Every president has to make “grand life-and-death decisions about war and peace,” said Michael Crowley in Time.com. But Barack Obama has taken that responsibility to an unprecedented level, and become the nation’s “executioner-in-chief.” The New York Times reported last week that Obama, from the early days of his administration, took personal charge of deciding which of America’s terrorist enemies to target with the controversial drone strikes that have devastated al Qaida and become so central to U.S. counterterrorism strategy. In regular “Terror Tuesday” sessions at the White House, said Jo Becker and Scott Shane in The New York Times, Obama and his advisers pore over so-called “baseball cards” of al Qaida leaders and affiliates in Pakistan and Yemen—some of them in their teens. They weigh the threat that each suspect poses to the U.S. or to its allies against the shakiness of the evidence and the possibility of civilian casualties, before deciding whether or not to place the suspect’s name on that week’s “kill list.” Obama’s hands-on role in such tactical military decisions is “without precedent in presidential history,” but he believes he has a “moral responsibility” to make those life-or-death decisions himself.
Obama’s “kill list” is dangerously un-American, said Andrew Napolitano in Reason.com. Our Constitution is crystal clear that except in the most dire and urgent of emergencies, “the president cannot lawfully order the killing of anyone” until they’ve been found guilty in a court of law and sentenced to die, and that sentence has been upheld on appeal. This revelation puts the drone attacks on “very tenuous grounds under the laws of war,” said Scott Horton in Harper’s. Under rules adopted by this White House, the CIA counts all “military-age males” killed in a drone strike as enemy combatants, even if they’re unidentified, on the logic that if one al Qaida member is present, everyone around him is a bad guy. As a result, the CIA now claims that very few, if any, civilians are being killed in drone strikes. Given that we’re firing drones at non-uniformed people in civilian neighborhoods, that Orwellian presumption of guilt “raises serious war-crimes issues.”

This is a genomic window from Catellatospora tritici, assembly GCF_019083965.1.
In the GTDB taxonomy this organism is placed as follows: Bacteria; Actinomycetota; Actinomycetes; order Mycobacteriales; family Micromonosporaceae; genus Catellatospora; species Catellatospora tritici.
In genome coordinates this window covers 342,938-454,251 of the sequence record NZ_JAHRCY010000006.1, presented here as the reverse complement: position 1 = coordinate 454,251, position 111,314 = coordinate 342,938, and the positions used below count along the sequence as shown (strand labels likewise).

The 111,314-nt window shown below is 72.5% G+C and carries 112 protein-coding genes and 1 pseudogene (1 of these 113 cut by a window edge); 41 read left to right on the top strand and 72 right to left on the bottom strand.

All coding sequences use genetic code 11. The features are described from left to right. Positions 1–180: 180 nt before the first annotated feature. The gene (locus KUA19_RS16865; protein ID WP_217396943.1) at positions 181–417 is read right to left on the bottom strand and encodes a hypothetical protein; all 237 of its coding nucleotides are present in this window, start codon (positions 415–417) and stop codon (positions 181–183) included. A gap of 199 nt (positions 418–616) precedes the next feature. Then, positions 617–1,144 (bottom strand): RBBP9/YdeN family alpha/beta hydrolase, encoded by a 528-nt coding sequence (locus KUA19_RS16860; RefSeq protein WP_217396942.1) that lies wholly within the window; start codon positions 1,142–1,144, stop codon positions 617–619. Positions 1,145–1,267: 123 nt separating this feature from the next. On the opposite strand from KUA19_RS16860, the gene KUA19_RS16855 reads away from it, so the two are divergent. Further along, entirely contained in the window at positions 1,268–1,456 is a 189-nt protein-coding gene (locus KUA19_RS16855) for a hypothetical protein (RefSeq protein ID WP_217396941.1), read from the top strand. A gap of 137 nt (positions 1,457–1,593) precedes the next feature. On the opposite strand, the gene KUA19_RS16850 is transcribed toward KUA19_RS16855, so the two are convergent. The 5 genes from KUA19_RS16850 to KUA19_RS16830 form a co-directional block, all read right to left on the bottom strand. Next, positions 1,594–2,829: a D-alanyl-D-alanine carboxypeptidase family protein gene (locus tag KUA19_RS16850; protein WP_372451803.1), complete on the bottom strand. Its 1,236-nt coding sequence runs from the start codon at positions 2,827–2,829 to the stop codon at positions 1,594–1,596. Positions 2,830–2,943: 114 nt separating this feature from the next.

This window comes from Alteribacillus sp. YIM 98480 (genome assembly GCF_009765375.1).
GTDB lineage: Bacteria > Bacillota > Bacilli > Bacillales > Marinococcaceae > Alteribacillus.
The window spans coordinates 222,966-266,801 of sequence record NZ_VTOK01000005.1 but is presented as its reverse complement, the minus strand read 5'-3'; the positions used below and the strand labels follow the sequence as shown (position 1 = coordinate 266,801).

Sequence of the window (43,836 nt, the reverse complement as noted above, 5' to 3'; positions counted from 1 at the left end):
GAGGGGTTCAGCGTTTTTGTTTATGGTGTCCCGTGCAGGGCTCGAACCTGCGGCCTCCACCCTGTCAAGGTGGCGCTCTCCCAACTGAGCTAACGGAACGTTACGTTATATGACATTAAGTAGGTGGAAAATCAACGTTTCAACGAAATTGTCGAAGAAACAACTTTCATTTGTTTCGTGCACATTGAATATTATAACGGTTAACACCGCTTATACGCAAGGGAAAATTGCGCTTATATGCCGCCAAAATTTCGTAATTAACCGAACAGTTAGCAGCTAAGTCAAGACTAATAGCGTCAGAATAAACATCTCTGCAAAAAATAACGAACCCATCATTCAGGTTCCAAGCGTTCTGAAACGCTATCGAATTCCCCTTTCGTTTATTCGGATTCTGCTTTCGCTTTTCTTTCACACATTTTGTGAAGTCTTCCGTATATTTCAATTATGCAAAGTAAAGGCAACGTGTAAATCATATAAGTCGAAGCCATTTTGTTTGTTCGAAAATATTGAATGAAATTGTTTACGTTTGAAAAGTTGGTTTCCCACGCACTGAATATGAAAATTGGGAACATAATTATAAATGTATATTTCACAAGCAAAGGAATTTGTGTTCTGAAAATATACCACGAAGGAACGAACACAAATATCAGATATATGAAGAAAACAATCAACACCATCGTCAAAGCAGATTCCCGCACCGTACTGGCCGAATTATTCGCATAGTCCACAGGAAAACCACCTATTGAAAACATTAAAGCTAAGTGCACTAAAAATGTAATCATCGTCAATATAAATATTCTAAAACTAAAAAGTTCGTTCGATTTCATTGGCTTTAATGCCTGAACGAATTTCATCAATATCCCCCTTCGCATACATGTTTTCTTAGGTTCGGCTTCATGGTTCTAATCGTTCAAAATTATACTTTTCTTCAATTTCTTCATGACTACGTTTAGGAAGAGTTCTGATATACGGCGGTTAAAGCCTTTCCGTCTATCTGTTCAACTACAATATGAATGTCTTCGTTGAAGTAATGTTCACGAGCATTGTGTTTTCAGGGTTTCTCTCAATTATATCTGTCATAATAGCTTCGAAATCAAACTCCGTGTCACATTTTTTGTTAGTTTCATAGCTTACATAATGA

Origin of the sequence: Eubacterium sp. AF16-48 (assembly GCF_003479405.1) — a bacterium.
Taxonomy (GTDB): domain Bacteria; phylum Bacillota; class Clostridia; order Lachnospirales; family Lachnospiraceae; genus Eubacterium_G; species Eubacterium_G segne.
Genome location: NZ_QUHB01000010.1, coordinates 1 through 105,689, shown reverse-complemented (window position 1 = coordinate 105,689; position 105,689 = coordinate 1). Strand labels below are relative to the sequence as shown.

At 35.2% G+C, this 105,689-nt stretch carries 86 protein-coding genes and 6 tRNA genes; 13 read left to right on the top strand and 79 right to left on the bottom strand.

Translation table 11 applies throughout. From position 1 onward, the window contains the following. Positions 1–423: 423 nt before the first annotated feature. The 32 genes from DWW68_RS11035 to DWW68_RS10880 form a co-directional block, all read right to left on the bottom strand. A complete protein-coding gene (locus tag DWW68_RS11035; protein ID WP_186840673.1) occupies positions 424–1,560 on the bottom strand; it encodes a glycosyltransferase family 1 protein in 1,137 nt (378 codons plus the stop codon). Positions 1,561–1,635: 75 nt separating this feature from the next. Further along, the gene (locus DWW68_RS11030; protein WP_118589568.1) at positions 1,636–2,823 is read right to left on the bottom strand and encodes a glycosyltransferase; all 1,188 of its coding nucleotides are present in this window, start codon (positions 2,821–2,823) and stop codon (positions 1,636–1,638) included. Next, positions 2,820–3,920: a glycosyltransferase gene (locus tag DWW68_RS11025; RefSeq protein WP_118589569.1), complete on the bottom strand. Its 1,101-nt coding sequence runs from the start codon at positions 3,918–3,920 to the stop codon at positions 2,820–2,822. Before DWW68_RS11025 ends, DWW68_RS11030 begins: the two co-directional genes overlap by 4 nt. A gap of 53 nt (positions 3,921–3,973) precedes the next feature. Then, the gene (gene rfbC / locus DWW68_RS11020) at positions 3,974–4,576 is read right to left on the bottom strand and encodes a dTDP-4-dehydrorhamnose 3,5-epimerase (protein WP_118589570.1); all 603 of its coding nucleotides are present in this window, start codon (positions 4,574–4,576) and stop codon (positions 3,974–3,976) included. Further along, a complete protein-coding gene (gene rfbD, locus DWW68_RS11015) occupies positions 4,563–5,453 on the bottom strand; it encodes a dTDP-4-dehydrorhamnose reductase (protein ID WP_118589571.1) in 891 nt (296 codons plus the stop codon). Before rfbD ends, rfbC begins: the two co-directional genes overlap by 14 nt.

Obama’s use of drones may not be smart policy, said former Undersecretary of Defense Jed Babbin in Spectator.org, and has likely damaged relations with our vital ally Pakistan beyond repair—but “it is legal.” After 9/11, Congress passed an “Authorization of Military Force” giving the president broad powers to pursue and attack the terrorist group that killed 3,000 Americans on U.S. soil. That’s what Obama is doing. Some critics are now portraying him as a “robotic killing machine,” unilaterally vaporizing people from on high, said Daniel Klaidman in TheDailyBeast.com, but the reality is far “more reassuring.” The whole point of those “Terror Tuesday” sessions is to stimulate discussion among dozens of aides and intelligence officials, encourage dissent, and make sure that we’re only taking out the right people, while keeping civilian casualties to a minimum. Even so, many of the choices Obama faces have “been brutally difficult, and he has struggled with them—sometimes turning them over in his mind again and again.”
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“The president is to be commended for his cold-bloodedness” in striking America’s enemies, said Rich Lowry in NationalReview.com. What’s glaring, though, is how the Left has changed its tune since the last administration. If it were George W. Bush and Dick Cheney condemning people to death in secret sessions, “Nancy Pelosi would have drafted the articles of impeachment herself.” The greatest hypocrisy is Obama’s, said Charles Krauthammer in The Washington Post. One minute he’s “preening about how America has turned a new moral page” by ending Bush and Cheney’s policies of rendition and enhanced interrogation of terrorists. The next, he’s simply executing them “by remote control.” Killing every al Qaida member we can locate, of course, spares Obama the political headache of housing, trying, and interrogating terrorist detainees.
I don’t doubt that Obama takes these decisions seriously, said Amy Davidson in NewYorker.com. But that isn’t good enough. Our system requires that there be not only limits on executive power, but also some mechanism for accountability, which “appears to be badly lacking” in Obama’s use of drones. In essence, he has given himself the authority to snuff out people’s lives, anywhere in the world, with a stroke of the pen. That establishes a precedent for other presidents, some of whom may be less versed in the fine points of “just war” theory than Obama, and may agonize just a little bit less. “In the end we are not really being asked to trust Obama, or his niceness, but the office of the presidency. Do we?”
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